Spring break is over and class has resumed this week, with the topic being meringues. The term is French, but there is some debate as two its origin, whether or not its Swiss or German. Egg whites and sugar are the primary ingredients in the meringue. Egg whites are made up of two proteins, albumin, and ovalbumin. The albumen is responsible for creating a stable air mass when egg whites are whipped. The ovalbumin creates a stable structure when the egg whites are heated and the 85% water content in egg whites is evaporated.

Egg whites at room temperature can expand, when whipped, up to 8 times their original volume. The yolk in the egg contains fat, which is present in egg whites, will inhibit the albumen protein from whipping. If you see any egg yolk in your separated egg whites, the easiest way to get it out is to use the eggshell. The shell will act like a magnet and draw the yolk towards it, allowing it to be scooped out of the whites. The same is true of any fats present in your bowl or whisk. Be sure to use a clean metal bowl to whisk your egg whites. Use vinegar to wipe down your equipment if you are unsure. There is some debate over the effectiveness of using a copper bowl for whisking, the benefit appears to be very little if any.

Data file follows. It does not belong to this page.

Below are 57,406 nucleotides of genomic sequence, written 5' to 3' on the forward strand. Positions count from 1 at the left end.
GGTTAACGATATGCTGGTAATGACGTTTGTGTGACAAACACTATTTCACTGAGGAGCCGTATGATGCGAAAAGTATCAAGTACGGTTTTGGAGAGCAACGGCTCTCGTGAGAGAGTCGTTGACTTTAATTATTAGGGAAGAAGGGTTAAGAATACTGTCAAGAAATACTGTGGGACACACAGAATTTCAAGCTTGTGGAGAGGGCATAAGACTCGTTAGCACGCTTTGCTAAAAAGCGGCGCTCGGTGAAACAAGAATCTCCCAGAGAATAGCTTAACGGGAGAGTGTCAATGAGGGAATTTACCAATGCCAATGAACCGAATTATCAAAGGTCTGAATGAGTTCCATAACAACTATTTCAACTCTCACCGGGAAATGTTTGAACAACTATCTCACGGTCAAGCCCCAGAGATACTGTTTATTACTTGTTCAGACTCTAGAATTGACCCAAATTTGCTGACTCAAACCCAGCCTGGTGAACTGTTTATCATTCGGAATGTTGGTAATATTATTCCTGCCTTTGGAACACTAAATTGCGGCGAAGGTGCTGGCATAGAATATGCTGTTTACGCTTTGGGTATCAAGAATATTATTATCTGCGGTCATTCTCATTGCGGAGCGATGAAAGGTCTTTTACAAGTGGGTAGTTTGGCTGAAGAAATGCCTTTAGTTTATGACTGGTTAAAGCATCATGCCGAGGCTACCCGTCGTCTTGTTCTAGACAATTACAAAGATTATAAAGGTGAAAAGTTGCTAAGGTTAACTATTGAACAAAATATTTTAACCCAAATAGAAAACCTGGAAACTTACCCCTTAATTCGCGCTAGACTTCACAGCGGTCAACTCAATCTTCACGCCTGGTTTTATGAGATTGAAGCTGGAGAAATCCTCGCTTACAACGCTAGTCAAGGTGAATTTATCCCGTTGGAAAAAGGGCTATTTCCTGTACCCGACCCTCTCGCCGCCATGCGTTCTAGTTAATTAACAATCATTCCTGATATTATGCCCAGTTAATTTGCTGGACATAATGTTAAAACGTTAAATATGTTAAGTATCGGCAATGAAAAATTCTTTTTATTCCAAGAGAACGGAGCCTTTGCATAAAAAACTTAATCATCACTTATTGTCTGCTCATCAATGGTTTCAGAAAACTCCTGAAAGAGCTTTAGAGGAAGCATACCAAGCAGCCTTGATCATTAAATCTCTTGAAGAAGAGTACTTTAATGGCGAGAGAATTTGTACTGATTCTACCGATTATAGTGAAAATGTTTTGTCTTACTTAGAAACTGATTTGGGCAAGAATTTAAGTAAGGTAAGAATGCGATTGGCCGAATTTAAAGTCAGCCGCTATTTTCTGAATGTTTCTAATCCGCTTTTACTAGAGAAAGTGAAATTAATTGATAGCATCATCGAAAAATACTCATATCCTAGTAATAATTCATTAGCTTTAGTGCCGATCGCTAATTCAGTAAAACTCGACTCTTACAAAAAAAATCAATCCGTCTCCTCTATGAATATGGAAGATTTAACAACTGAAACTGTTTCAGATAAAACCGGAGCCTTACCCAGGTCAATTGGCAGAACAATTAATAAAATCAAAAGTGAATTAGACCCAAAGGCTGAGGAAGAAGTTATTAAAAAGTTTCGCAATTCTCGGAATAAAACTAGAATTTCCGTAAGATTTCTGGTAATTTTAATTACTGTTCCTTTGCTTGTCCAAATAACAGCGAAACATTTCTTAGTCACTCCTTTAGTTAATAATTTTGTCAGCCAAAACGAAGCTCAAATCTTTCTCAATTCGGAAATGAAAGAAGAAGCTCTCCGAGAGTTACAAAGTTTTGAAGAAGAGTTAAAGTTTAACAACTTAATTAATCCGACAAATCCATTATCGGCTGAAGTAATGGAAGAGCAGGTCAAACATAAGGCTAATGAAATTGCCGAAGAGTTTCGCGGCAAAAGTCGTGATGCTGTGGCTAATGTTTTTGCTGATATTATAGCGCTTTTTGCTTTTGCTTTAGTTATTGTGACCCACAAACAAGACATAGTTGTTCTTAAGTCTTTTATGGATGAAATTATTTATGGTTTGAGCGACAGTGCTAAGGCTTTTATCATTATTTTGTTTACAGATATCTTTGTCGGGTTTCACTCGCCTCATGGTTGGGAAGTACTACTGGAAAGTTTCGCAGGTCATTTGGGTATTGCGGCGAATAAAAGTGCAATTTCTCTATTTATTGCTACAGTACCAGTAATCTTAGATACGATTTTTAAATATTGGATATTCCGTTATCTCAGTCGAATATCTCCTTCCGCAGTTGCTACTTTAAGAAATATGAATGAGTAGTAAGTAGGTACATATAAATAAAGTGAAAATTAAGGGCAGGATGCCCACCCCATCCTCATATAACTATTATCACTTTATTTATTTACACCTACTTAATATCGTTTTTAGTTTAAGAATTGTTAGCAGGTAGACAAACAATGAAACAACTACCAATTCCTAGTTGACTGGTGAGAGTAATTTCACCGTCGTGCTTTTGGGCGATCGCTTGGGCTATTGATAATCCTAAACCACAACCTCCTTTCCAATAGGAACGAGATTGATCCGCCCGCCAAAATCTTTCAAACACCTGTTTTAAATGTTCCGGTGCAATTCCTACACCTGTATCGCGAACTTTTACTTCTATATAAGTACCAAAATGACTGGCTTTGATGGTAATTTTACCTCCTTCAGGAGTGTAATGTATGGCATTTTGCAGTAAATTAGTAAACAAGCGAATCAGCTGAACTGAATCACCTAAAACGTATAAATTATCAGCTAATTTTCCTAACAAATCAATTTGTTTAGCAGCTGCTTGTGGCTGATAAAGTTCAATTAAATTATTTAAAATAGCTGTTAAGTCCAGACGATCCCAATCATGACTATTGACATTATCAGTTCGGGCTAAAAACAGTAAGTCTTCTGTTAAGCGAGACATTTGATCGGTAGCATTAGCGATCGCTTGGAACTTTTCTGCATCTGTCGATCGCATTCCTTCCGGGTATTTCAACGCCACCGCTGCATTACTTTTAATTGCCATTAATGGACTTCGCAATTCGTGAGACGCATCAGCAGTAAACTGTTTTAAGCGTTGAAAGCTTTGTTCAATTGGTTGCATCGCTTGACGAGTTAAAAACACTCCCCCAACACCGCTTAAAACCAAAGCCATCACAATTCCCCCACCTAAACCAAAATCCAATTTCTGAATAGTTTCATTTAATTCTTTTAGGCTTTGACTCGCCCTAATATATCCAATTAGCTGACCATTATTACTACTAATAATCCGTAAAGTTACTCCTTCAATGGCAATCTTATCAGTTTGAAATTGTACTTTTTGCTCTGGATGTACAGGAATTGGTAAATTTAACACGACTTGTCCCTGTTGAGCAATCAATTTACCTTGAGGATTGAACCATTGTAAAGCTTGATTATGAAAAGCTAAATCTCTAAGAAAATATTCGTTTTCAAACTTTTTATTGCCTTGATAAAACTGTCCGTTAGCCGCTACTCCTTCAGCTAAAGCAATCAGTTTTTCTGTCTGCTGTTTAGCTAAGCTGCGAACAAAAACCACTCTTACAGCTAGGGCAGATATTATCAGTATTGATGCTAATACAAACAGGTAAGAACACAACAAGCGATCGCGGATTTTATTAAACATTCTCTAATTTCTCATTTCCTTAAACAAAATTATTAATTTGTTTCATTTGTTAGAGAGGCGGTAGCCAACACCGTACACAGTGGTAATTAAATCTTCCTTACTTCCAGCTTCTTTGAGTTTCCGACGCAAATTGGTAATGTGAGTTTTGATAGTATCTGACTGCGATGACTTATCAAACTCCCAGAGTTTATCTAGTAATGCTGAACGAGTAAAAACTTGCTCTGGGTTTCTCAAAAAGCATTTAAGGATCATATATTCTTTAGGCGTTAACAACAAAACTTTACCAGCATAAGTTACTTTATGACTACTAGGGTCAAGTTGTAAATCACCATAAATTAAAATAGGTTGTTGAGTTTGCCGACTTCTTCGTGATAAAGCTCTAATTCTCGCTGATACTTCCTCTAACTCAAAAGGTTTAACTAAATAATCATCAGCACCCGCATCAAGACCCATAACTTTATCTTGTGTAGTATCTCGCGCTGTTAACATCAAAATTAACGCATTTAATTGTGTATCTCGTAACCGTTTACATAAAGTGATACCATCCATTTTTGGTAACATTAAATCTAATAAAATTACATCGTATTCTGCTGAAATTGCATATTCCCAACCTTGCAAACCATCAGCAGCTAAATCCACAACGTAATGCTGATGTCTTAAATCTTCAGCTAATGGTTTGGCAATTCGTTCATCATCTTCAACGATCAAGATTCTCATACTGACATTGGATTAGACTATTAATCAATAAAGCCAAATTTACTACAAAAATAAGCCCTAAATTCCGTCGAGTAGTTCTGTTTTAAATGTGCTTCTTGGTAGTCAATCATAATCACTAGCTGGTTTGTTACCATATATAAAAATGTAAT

When making meringue, the more sugar one uses the shinier, creamier and denser the meringue. If one uses less sugar, the meringue will be drier and dull. The sugar acts as a stabilizer and flavor enhancer, during both the whipping process and the baking process. The sugar must be added once the eggs have been whipped to white foam stage in order to thicken correctly. It should be added gradually over several minutes, while whisking, to allow it to incorporate correctly. If its done too soon or too quickly the meringue will not thicken correctly or hold its shape.

Salt is sometimes added as a flavor enhancer at the beginning of the whipping process. This also increases the amount of time it will take to whip the eggs slightly. Cream of Tartar, lemon juice, and vinegar are sometimes added as an acid to the meringue, which decreases the PH level of the albumen, making it more stable and increasing the whipping time slightly as well. None of these ingredients affect the final volume of the whipped whites. It’s important to add only a small amount of acid to a hard meringue or the final product will not get hard and crunchy.

Depending on the meringues use the meringue is whipped to either a soft or stiff peak. Soft peaks have a droopy consistency and hard peaks have a stiff consistency. Over whipped meringue is crumbly and starts to separate. Flavorings should be added right at the end of the whipping process.

Three Styles of Meringue

  • French: raw egg whites and sugar are whipped together, must be used immediately and must be baked (semolina).
  • Swiss: Egg whites and sugar are heated over a water bath until they are pasteurized (140°) and then whipped.
  • Italian: the sugar is heated (usually to 240°) and then whipped into the egg whites that have been beaten to the white foam stage.

Heres what we made:

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